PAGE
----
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VuXML IDDescription
f41e3e54-076b-11e7-a9f2-0011d823eebdmbed TLS (PolarSSL) -- multiple vulnerabilities

Janos Follath reports:

  • If a malicious peer supplies a certificate with a specially crafted secp224k1 public key, then an attacker can cause the server or client to attempt to free block of memory held on stack. Depending on the platform, this could result in a Denial of Service (client crash) or potentially could be exploited to allow remote code execution with the same privileges as the host application.
  • If the client and the server both support MD5 and the client can be tricked to authenticate to a malicious server, then the malicious server can impersonate the client. To launch this man in the middle attack, the adversary has to compute a chosen-prefix MD5 collision in real time. This is very expensive computationally, but can be practical. Depending on the platform, this could result in a Denial of Service (client crash) or potentially could be exploited to allow remote code execution with the same privileges as the host application.
  • A bug in the logic of the parsing of a PEM encoded Certificate Revocation List in mbedtls_x509_crl_parse() can result in an infinite loop. In versions before 1.3.10 the same bug results in an infinite recursion stack overflow that usually crashes the application. Methods and means of acquiring the CRLs is not part of the TLS handshake and in the strict TLS setting this vulnerability cannot be triggered remotely. The vulnerability cannot be triggered unless the application explicitly calls mbedtls_x509_crl_parse() or mbedtls_x509_crl_parse_file()on a PEM formatted CRL of untrusted origin. In which case the vulnerability can be exploited to launch a denial of service attack against the application.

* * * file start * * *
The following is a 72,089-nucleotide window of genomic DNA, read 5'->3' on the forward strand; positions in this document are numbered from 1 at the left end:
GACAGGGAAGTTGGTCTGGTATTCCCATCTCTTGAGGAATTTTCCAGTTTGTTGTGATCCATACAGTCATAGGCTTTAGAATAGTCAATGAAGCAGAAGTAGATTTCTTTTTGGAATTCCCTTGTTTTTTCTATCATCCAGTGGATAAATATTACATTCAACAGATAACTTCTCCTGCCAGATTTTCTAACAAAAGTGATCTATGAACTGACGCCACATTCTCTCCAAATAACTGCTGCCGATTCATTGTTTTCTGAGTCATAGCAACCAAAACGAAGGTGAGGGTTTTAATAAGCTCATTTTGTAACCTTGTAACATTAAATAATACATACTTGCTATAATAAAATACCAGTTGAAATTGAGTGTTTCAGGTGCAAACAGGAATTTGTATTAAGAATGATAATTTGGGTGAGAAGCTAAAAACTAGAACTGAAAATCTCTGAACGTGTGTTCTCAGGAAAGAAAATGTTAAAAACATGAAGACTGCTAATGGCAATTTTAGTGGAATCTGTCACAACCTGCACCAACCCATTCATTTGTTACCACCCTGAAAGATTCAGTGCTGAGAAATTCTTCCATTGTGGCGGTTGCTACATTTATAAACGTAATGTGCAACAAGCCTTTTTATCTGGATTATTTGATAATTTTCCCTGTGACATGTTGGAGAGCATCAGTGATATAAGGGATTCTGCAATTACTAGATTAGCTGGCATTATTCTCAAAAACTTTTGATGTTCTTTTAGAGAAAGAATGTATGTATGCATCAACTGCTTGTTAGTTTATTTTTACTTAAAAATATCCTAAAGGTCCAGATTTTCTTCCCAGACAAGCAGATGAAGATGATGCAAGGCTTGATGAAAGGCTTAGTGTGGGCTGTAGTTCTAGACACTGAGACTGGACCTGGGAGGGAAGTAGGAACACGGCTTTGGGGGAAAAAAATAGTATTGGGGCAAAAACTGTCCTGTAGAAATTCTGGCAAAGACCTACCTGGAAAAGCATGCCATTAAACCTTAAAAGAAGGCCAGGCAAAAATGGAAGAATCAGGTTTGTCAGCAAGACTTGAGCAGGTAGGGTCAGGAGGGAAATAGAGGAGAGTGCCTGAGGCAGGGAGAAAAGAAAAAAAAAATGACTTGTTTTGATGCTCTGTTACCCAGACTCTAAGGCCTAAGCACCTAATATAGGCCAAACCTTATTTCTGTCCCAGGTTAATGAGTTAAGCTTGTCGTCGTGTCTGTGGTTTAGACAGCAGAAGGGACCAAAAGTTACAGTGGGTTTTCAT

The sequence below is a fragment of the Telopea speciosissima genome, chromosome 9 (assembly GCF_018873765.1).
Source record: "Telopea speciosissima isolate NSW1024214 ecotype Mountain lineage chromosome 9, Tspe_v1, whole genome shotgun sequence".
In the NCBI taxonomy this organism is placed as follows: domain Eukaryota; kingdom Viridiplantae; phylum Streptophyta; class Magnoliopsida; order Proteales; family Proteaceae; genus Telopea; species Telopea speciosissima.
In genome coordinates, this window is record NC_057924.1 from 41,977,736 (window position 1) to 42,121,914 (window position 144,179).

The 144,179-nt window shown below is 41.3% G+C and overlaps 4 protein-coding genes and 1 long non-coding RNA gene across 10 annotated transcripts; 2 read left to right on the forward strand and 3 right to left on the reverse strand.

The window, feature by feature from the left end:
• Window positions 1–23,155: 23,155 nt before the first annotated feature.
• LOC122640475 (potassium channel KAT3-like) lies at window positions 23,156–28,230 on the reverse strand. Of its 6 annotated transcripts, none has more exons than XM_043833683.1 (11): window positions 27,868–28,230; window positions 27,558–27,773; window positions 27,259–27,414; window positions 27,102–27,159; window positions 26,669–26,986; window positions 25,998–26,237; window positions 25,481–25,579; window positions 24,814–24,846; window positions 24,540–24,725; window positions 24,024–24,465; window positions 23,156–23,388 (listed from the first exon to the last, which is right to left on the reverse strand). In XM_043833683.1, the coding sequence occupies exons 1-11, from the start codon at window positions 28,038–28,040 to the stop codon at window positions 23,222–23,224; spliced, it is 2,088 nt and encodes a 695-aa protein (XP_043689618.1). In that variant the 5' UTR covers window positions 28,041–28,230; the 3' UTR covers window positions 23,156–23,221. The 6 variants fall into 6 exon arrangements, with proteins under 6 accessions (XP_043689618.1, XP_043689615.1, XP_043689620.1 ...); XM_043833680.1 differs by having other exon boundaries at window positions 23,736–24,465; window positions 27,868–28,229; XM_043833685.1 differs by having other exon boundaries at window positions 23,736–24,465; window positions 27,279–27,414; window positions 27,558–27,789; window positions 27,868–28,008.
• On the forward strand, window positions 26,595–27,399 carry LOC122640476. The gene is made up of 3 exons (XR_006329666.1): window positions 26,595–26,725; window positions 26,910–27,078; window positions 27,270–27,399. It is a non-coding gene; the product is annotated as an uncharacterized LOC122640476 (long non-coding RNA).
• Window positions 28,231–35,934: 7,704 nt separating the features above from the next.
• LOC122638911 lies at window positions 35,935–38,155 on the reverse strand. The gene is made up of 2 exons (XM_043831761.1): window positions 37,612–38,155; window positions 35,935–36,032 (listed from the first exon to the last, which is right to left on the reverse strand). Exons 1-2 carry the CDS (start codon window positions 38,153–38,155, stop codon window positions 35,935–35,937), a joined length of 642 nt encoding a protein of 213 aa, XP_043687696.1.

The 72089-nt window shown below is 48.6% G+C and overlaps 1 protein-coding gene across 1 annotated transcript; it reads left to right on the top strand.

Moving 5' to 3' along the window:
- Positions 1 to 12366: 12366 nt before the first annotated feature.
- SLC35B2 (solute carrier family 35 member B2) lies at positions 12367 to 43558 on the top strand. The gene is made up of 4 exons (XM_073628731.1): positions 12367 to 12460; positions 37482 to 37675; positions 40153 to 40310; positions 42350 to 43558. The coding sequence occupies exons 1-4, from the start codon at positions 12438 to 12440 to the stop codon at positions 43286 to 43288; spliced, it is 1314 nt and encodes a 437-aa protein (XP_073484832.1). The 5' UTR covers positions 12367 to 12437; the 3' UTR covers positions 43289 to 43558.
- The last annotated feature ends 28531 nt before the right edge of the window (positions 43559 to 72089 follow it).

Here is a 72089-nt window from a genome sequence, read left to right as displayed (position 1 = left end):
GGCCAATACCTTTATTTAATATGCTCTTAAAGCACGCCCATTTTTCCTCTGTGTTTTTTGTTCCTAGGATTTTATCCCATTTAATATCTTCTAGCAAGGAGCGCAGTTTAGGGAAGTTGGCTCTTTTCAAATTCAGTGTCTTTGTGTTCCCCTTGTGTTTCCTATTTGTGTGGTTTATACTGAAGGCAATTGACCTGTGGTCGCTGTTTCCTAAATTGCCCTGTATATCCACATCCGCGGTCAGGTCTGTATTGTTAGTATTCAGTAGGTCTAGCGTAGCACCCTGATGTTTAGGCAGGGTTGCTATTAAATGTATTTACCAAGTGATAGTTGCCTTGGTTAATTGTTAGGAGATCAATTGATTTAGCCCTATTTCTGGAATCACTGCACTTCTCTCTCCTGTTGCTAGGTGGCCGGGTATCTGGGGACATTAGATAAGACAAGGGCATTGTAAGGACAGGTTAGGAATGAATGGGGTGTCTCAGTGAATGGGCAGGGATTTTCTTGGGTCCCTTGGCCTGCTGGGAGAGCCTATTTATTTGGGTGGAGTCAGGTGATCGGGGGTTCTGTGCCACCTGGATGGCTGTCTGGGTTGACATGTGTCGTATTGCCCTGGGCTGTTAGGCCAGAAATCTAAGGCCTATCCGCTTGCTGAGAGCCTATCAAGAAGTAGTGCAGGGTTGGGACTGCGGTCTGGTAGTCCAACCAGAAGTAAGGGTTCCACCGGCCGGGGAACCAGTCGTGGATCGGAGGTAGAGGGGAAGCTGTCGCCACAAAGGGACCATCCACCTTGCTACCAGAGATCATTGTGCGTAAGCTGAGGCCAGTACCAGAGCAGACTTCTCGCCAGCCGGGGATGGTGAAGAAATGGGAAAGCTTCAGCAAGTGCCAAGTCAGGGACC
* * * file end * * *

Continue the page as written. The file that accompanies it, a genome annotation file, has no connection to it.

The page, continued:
Discovery 2017-03-11
Entry 2017-03-12
lt 2.4.2

lt 1.3.19
bf1f47c4-7f1b-11ea-bf94-001cc0382b2fMbed TLS -- Side channel attack on ECDSA

Manuel Pégourié-Gonnard reports:

An attacker with access to precise enough timing and memory access information (typically an untrusted operating system attacking a secure enclave such as SGX or the TrustZone secure world) can fully recover an ECDSA private key after observing a number of signature operations.

Discovery 2020-04-14
Entry 2020-04-15
lt 2.16.6
d8382a69-4728-11e8-ba83-0011d823eebdmbed TLS (PolarSSL) -- multiple vulnerabilities

Simon Butcher reports:

  • Defend against Bellcore glitch attacks by verifying the results of RSA private key operations.
  • Fix implementation of the truncated HMAC extension. The previous implementation allowed an offline 2^80 brute force attack on the HMAC key of a single, uninterrupted connection (with no resumption of the session).
  • Reject CRLs containing unsupported critical extensions. Found by Falko Strenzke and Evangelos Karatsiolis.
  • Fix a buffer overread in ssl_parse_server_key_exchange() that could cause a crash on invalid input.
  • Fix a buffer overread in ssl_parse_server_psk_hint() that could cause a crash on invalid input.

Discovery 2018-03-21
Entry 2018-04-23
lt 2.7.2

ge *
f4876dd4-9ca8-11e8-aa17-0011d823eebdmbed TLS -- plaintext recovery vulnerabilities

Simon Butcher reports:

  • When using a CBC based ciphersuite, a remote attacker can partially recover the plaintext.
  • When using a CBC based ciphersuite, an attacker with the ability to execute arbitrary code on the machine under attack can partially recover the plaintext by use of cache based side-channels.

Discovery 2018-07-24
Entry 2018-08-10
lt 2.12
07a1a76c-734b-11e5-ae81-14dae9d210b8mbedTLS/PolarSSL -- DoS and possible remote code execution

ARM Limited reports: